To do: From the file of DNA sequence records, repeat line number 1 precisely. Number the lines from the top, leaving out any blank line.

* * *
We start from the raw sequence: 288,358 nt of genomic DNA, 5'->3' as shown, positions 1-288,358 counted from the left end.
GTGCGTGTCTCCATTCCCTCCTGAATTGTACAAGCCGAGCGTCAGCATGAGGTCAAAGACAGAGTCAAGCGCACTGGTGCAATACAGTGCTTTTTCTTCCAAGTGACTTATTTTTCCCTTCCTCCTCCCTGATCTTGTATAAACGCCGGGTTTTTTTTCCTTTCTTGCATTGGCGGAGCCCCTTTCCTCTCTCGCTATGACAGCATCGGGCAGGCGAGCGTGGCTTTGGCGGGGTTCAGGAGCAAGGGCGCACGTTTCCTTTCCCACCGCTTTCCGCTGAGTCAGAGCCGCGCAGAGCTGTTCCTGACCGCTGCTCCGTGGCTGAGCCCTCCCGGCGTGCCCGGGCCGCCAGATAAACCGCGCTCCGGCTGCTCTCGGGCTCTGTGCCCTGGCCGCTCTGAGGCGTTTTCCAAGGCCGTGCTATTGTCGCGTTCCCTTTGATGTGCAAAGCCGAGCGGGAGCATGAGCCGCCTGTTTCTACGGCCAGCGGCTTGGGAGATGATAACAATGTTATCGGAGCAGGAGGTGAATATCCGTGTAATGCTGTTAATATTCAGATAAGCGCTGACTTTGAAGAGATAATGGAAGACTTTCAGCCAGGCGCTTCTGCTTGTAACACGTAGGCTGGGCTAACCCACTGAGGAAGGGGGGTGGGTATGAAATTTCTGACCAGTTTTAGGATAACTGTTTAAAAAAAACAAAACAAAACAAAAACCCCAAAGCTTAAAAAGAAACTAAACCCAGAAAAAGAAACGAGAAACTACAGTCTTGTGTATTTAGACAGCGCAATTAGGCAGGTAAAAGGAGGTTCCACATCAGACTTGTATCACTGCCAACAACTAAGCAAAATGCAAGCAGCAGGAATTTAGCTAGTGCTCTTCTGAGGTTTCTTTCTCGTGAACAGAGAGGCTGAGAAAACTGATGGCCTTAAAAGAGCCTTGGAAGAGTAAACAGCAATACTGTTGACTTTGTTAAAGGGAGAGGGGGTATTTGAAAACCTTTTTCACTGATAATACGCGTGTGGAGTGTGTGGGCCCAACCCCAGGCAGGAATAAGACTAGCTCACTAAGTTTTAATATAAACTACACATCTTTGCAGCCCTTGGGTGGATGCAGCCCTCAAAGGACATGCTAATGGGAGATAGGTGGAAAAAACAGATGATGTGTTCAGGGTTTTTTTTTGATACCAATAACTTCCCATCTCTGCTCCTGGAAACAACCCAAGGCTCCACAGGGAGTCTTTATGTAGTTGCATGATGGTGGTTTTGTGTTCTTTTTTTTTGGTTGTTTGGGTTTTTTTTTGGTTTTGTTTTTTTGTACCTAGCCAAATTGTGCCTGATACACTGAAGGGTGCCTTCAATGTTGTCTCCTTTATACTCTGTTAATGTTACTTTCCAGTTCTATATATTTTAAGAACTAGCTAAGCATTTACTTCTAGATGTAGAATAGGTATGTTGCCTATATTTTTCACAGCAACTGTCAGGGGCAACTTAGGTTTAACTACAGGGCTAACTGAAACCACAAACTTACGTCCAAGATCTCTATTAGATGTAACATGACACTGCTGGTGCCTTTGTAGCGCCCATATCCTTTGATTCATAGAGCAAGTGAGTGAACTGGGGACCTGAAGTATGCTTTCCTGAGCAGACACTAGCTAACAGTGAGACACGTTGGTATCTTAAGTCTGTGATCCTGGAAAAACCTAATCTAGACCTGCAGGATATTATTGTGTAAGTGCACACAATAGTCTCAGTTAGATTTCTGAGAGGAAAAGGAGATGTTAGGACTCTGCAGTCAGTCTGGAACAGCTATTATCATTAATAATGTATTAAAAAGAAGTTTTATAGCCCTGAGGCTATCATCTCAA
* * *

We start from the raw sequence: 288,358 nt of genomic DNA, 5'->3' as shown, positions 1-288,358 counted from the left end.